That's the task facing Mecklenburg County's Board of Adjustment after its first session Tuesday hearing appeals of property tax revaluations.
Most of the appeals are from people who say the county overestimated the values of their homes, leading to higher property taxes.
"The tax record they sent me is much too high," said Margaret Gulledge, who came to the board with a realtor who helped her argue that her valuation should be lower.
"We make the values what they should be," said Jim Barnett, chairman of the all-volunteer board.
The first day of appeals, he said, was pretty typical, with the board giving some of the homeowners what they were asking for.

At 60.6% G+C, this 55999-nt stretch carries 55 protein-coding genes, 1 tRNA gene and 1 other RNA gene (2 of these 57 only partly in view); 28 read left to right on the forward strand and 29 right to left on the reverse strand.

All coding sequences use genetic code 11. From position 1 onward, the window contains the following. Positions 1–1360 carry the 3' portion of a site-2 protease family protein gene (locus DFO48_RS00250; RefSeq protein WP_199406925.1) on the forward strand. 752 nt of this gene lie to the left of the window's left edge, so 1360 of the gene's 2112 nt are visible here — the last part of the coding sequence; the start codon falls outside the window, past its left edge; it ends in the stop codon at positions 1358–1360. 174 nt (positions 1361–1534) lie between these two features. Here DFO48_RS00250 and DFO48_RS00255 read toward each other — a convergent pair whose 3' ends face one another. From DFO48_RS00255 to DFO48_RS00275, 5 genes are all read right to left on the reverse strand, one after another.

"We listen to a lot. Today we probably changed five out of 24 or (25), that's 20 percent," Barnett said.
One of the people who got an adjustment was Kenneth Canady. He appealed the valuation that had his home in the Highland Creek subdivision set at $209,000.
"We didn't think that was in keeping with what the values of the properties around us were," Canady said.
The board made an adjustment in his case, lowering his home's tax value by $2,300. Canady was glad he took the time to appeal.
"If you don't get involved in the process, you don't have reason to complain, so yeah, I'm very glad I came," he said.
More Information: Mecklenburg County 2011 Revaluation
Previous Stories: February 17, 2011: Appraisers Offer Help In Midst Of County Revaluation February 11, 2011: 100+ Homeowners Appeal Property Tax Assessments February 7, 2011: Tax Office Prints Thousands Of Revaluation Notices February 4, 2011: Mecklenburg County Explains Appeal Process In Property Revaluations